PWV will include a number of specialized tools such as forms and legislation, articles and news, frequently asked questions, a moderated discussion platform, links to other important sites and key learning modules.

The website (and eventual CD-ROM version) uses videos, transcripts, questions and answers as well as informational pieces to spread the message. The project is a collaboration between CCOHS, Triune Productions Inc. and Random Access Multimedia. Funding for the first phase came from the National Crime Prevention Centre, Business Action Program, Department of Justice Canada.

A prototype, with access to a limited number of topics, is available online. Visitors can play an important role in the development of the final product by providing feedback on the site in an evaluation form, available on the website. Ultimately, PWV will provide both free information and services to the public and fee-based training.

The full, final version is anticipated to be ready in 2004.

CCOHS News
Print this article 

Faster, friendlier searching for CCOHS clients

What do a Librarian, an Industrial Hygienist, a Safety Manager and a Human Resources Manager all have in common? They are all classic "client types" that CCOHS studied in order to transform our CCINFOweb into the new Web Information Service. These "typical clients" opened our eyes to the unique ways people look for information on our website and how we could provide more value to them. The results, coming this September:

  • Easier, more comprehensive searching across all databases that still ranks by relevance,
  • A friendlier search results page
  • User-oriented improvements to the databases, including a special tool to mark and file the most pertinent articles and records

Start from the beginning

Our new Web Information Service Page shows the array of searchable collections. Unlike our previous service, we recommend you start searches from this page. This will let you know in one step which of our web collections offers pertinent information. So, even if you don't subscribe to all our collections, you will be able to view the titles on the Search Results for every resource found. (You still need a subscription to view the actual Database Records or Legislation Documents.) From this page you may also choose to search a single collection only by clicking directly on the link - e.g. OSH References.

Searching

We have changed the way searching works to make it user-friendlier. You can now use one or more words or use quotes to find a complete phrase like "indoor air quality". Also, instead of searching just one field (like chemical name) you will be searching the entire database record or legislation document. While this may generate more results, the most relevant results will always be near the top of your Search Results page. Advanced searching of both databases and database collections will also be available and will allow field-specific searches.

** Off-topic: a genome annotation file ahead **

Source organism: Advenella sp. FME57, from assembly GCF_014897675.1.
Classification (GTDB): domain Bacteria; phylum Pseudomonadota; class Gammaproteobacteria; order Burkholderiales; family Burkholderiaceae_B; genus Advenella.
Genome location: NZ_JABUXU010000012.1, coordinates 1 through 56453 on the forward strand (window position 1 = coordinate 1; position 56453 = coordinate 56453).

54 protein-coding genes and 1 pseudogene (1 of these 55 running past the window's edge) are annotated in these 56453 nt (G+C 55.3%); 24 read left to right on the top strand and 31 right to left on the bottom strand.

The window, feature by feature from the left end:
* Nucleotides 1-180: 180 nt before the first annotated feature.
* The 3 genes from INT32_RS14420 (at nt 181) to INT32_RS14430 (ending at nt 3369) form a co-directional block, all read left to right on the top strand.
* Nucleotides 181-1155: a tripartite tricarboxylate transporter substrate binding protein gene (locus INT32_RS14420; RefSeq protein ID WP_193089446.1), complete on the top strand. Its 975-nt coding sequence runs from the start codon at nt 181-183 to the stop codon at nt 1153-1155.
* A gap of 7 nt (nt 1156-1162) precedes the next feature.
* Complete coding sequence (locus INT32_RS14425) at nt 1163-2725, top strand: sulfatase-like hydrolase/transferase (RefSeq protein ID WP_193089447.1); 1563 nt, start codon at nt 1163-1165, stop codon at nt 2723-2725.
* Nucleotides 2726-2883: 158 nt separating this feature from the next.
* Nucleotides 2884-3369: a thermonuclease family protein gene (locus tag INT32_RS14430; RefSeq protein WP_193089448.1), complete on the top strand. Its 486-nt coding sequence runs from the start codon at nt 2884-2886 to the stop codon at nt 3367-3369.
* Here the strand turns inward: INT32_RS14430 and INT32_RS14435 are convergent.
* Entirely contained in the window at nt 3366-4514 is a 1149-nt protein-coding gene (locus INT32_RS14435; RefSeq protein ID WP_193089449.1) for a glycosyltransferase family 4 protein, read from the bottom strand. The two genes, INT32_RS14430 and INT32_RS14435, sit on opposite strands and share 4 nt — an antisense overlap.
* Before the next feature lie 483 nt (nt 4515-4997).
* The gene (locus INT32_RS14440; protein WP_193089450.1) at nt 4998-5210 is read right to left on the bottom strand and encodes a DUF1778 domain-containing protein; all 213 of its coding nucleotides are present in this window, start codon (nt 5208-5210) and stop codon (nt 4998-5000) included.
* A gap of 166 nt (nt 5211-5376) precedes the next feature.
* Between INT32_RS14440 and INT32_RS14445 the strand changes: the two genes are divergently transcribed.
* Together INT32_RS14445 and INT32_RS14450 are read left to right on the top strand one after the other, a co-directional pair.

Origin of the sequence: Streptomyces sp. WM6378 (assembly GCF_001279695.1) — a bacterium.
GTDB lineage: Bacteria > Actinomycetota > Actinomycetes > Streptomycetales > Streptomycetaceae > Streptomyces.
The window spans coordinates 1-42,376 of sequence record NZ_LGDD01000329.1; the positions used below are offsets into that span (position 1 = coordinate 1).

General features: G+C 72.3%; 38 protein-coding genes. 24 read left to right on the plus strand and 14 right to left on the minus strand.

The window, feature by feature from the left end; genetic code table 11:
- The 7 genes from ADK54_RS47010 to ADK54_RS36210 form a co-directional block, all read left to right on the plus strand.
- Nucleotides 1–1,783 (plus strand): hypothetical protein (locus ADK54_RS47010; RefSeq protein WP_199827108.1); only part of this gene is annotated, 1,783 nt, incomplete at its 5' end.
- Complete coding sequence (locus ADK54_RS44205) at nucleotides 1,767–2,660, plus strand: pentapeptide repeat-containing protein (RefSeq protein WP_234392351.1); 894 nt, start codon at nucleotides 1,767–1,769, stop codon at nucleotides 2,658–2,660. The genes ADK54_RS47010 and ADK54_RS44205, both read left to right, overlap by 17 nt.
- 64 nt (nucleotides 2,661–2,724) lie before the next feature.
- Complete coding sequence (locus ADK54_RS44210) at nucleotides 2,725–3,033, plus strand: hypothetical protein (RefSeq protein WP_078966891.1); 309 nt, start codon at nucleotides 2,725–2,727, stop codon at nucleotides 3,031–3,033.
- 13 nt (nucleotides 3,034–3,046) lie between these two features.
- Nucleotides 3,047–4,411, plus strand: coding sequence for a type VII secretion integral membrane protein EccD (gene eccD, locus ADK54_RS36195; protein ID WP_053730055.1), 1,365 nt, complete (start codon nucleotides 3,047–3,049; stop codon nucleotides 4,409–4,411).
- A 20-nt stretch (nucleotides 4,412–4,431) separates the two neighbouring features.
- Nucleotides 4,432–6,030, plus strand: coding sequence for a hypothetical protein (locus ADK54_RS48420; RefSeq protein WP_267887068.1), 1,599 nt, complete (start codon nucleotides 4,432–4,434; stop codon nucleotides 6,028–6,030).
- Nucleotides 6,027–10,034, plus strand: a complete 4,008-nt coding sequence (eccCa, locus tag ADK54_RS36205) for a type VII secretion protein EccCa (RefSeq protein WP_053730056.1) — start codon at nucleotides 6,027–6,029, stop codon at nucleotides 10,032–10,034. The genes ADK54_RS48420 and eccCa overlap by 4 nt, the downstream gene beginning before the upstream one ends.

Other searching features include automatic stemming of words - so when you type in the word inspect - you will get other word forms automatically like inspections and inspecting.

Also included:

  • Wildcard capability
  • Boolean searches
  • Find terms NEAR each other
  • Find terms within the same SENTENCE
  • Allowance for misspellings with the TYPO operators

Search Results

Our new Search Results page is designed to give you easy access to results on your search topic - wherever they are on our service. You can find results in Collections (tabs across the top) and to Databases within that Collection (tabs on the side bar). From this page you can also:

  • Mark database records and put them in your Marked Record folder (available while you search)
  • Sort database results using the Score header or other headers
  • Modify the search strategy and generate new Search Results

Database Records

  • A Contents feature allows you to re-display the database record to show only selected sections for viewing
  • A Highlight feature highlights search terms in your database records
  • A Help feature displays "small balloon help" or links to information for various database fields

Marking Records

A special tool has been created to help you keep track of the best articles and records. You can "mark" records and they will be added to a special folder called Marked Records. These records will be available as long as you are on our system (during a single browser session). You can choose to print or save all your marked records, unmark records, clear all marked records and mix records from different Web Collections.

A Public Beta Test is planned for this August. Check it out at http://www.ccohs.ca and let us know what you think.




The Health and Safety Report, a free monthly newsletter produced by the Canadian Centre for Occupational Health and Safety (CCOHS), provides information, advice, and resources that help support a safe and healthy work environment and the total well being of workers.

You can unsubscribe at any time. If you have been sent this newsletter by a friend, why not subscribe yourself?

Concerned about privacy? We don’t sell or share your personal information. See our Privacy Policy.

CCOHS 135 Hunter St. E., Hamilton, ON L8N 1M5
1-800-668-4284 clientservices@ccohs.ca
www.ccohs.ca

© 2009, Canadian Centre for Occupational Health and Safety